Donna Morrissey is a great Canadian author. Her five novels, all set in whole or in part in Newfoundland, are worth a read. Here are plot summaries of her first four (from http://www.amazon.ca/) and my review of her most recent book.
Kit’s Law (1999)
It is the 1950s in an isolated outport in Newfoundland. Nothing penetrates this antiquated existence, as television, telephones, cars, even roads, elude the villagers and the only visitors are fog-bound fishermen. Here, outside of Haire’s Hollow, lives 14-year old Kit Pitman with her mentally handicapped mother Josie — both women cared for and protected by the indomitable Lizzie, Kit’s grandmother. The three live a life of some hardship, but much love, punctuated by the change of seasons in the isolated gully where they live. Then a tragic change in their circumstances brings back an old threat — that Josie be sent to an institution and Kit to an orphanage. And there is another menace in Haire’s Hollow — the notorious rapist and killer known as Shine.
Downhill Chance (2002)
Clair Gale is the unsinkable heart of the novel, a story of two families during wartime—the Osmonds and the Gales—joined by love, yet torn apart by fear and secrets. Morrissey blends melodrama, realism and a flair for the comic. At the book’s core is the unravelling of secrets—and the redemption that truth ultimately brings to the people who inhabit these pages so memorably.
Sylvanus Now (2004)
The time is the 1950s, and the place is Canada’s Atlantic coast at the edge of the great Newfoundland fishing banks. Sylvanus Now is a young fisherman of great charm and strength. His youthful desires are simple: he wants a suit to lure a girl—the fine-boned beauty Adelaide—and he knows exactly how much fish he has to catch to pay for it. Adelaide, however, has other dreams. She longs to escape the sea, the fish, and the stultifying community.
What They Wanted (2008)
What They Wanted is a sequel to Sylvanus Now. Morrissey explores both new and familiar terrain: a divided house on the shores of Newfoundland and the equally challenging environment of an Alberta oil rig. After Sylvanus has a heart attack, family tensions rise to the fore. Sylvie must deal with her feelings of estrangement from her mother, Addie. Meanwhile, Chris, a natural artist, frustrates his dreams by going to work on the rig.
Review of The Deception of Livvy Higgs (2012)
I was so excited to discover a new novel by Donna Morrissey since I’ve read and enjoyed all of her previous books. Again, she did not disappoint.
Livvy is an octogenarian living in Halifax. As her health fails, her dreams take her back to her childhood and adolescence in an isolated fishing village on the French Shore of Newfoundland where her father owned the general store. We meet Livvy’s ever-suffering mother Cecile whose relationship with her husband can be surmised by her constantly calling him a “’paltry white bastard’” (11); her proud father Durwin whose life seems fueled by rage; her manipulative maternal grandmother, Julia Creed, whose pre-occupation is the importance of outward appearances; and the comforting neighbour, Missus Louis, who provides consolation first to Cecile and later to Livvy.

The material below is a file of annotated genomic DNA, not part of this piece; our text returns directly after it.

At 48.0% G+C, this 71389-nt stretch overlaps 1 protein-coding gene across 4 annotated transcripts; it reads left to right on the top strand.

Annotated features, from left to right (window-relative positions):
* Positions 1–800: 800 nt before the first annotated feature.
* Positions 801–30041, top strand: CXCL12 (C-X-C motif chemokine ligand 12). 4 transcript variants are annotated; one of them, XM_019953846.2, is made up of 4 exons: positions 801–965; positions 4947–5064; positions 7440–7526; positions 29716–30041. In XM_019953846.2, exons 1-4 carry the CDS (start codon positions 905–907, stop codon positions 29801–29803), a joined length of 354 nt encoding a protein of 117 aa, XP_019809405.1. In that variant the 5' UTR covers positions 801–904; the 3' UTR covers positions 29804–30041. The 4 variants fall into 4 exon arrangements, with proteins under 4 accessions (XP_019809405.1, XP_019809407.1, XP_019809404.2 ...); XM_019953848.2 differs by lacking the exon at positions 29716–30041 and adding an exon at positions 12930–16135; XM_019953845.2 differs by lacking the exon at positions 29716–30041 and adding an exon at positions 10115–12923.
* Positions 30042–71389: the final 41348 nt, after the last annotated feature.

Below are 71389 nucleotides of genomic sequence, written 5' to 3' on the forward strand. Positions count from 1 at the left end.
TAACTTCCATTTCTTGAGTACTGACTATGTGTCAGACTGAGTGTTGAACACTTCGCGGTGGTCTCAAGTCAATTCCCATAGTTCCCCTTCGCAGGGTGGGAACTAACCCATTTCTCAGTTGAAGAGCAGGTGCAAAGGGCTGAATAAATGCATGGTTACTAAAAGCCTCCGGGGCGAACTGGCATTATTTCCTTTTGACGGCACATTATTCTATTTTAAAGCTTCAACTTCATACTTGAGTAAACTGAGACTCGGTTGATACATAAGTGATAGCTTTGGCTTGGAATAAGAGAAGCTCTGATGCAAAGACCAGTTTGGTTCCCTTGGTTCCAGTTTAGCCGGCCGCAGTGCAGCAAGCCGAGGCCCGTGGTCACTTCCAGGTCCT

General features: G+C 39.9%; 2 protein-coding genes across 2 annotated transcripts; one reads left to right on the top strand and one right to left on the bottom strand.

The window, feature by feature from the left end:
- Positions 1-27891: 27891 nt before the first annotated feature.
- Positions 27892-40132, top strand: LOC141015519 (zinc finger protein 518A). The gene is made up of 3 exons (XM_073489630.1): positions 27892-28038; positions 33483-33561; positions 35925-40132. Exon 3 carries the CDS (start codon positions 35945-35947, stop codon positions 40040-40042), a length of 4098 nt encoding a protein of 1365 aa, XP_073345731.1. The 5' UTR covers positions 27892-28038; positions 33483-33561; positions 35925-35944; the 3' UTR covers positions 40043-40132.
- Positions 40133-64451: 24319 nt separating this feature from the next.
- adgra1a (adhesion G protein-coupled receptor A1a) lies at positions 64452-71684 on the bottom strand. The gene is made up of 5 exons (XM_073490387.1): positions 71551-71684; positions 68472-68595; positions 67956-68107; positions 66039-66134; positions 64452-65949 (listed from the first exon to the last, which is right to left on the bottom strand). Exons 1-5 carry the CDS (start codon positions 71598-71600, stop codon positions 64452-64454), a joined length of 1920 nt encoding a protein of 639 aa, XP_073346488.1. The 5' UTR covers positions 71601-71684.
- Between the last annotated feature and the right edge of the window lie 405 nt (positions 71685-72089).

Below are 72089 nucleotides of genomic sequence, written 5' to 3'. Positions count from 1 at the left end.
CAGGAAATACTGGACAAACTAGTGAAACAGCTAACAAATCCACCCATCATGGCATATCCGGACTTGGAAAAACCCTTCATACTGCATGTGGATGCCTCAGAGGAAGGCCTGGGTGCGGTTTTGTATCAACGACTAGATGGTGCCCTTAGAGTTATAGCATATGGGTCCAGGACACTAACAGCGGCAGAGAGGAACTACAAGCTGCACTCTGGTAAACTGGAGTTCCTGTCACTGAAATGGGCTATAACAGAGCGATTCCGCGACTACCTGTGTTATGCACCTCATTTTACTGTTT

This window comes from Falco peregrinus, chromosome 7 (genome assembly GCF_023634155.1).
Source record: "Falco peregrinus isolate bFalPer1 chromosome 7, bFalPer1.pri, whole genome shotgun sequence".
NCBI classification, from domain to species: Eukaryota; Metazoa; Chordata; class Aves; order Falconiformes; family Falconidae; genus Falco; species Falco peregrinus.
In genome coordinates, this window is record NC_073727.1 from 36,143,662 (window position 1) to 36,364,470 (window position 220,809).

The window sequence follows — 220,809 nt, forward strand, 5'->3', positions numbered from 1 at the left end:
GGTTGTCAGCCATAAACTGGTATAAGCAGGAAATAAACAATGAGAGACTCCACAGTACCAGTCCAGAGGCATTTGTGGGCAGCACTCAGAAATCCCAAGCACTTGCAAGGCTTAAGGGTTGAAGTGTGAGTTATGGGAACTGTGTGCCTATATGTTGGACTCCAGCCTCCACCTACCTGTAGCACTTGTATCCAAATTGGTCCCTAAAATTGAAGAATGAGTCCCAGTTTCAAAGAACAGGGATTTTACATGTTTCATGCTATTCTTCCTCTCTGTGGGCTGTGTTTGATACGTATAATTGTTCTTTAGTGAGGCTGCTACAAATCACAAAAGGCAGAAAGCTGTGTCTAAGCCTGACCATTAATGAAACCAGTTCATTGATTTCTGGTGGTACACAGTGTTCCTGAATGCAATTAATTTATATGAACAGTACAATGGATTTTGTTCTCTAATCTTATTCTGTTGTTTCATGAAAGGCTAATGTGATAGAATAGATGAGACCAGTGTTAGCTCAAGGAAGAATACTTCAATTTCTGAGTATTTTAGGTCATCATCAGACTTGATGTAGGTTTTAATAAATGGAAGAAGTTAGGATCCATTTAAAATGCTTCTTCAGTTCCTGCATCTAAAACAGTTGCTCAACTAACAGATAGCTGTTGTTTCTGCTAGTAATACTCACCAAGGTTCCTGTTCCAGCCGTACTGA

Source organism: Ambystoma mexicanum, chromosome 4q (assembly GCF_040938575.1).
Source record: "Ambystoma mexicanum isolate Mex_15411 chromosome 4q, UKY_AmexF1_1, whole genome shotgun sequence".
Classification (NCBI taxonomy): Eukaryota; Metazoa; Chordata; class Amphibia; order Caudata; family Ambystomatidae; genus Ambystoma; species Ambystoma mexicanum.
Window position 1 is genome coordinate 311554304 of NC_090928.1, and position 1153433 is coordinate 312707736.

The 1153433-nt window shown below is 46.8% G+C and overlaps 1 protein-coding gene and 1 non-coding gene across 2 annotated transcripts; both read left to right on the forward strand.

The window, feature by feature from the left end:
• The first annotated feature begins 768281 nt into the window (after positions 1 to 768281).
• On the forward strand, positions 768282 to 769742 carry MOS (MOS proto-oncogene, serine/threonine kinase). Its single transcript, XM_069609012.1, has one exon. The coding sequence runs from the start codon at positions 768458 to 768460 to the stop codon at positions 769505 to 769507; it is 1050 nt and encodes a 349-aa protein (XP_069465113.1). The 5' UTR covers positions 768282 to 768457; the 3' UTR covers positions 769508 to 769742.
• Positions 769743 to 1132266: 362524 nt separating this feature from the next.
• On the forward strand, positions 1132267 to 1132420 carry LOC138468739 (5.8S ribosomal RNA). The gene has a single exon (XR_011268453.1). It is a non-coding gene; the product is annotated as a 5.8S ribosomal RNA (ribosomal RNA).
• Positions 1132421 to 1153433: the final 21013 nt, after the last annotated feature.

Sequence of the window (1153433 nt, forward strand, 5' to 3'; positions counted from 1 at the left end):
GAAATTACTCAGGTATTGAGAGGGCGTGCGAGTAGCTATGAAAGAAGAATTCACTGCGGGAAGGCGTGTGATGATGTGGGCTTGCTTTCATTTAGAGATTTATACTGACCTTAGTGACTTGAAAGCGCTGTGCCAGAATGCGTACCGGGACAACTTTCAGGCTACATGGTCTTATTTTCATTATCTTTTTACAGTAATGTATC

From the beginning it is clear that there are skeletons in the family closet involving Livvy’s father and grandmother. Durwin accuses Grandmother Creed of cheating him and he tells her, “’you’ll not cheat me again’” (59). Cecile describes her mother as a liar: “’She lies, she always lies. She’s clever like the fox, always setting her little traps, twisting things, making lies out of truth – or truth out of lies . . . ‘” (38). Cecile’s opinion of her husband is no better; she tells her daughter, “’Your father’s like your Grandmother Creed. They think themselves better than everybody else, got chafed necks from their too-high collars’” (12). She accuses him of being a hypocrite and asks him, “’Who else have you tricked with your lies’” (16)? Cecile also thinks of both her husband and mother as cold-hearted: “’she takes everything and gives nothing. Durwin takes nothing and gives nothing’” (42). Furthermore, she thinks they conspired in some criminal activity: “’They’ll burn in hell, I pray they’ll burn in hell. . . . They done something, Durwin and my mother, they done something’” (129). As she shifts between present and past, Livvy tries to determine the truth and reconcile with her past.
The book jacket describes the book as “the Stone Angel of the East Coast” and Livvy is in a position similar to Hagar Shipley’s in Margaret Laurence’s novel – examining her early life. Livvy, like Hagar, is a memorable character, a strong-willed, cantankerous old woman “encroached by age and neglect” (35). Like Hagar, Livvy is also a dynamic character; she realizes that a person “has to believe in [his/]her story in order to live with it, to defend it, if only to [him/]herself. . . . it comes to me that Father, too, believed his story, else he wouldn’t have fought so hard to protect it. And Grandmother Creed. . . . What shame, what shame to suffer such loneliness when love was but a truth away” (270).
The novel addresses several forces (i.e. greed, pride, hate, love, anger) which can serve as overriding motivations since “fixing one’s mind too strongly on something can hatch fear and dread” (94). Livvy mentions that she has learned “how to salvage the most from the sweetest” (10), but she also learns how to salvage the most from the sourest that life has dealt her so she can still feel “sweet, sweet grace” (271).
A book that is entertaining and also gives a glimpse into the human condition is a great read – and this is definitely one of them.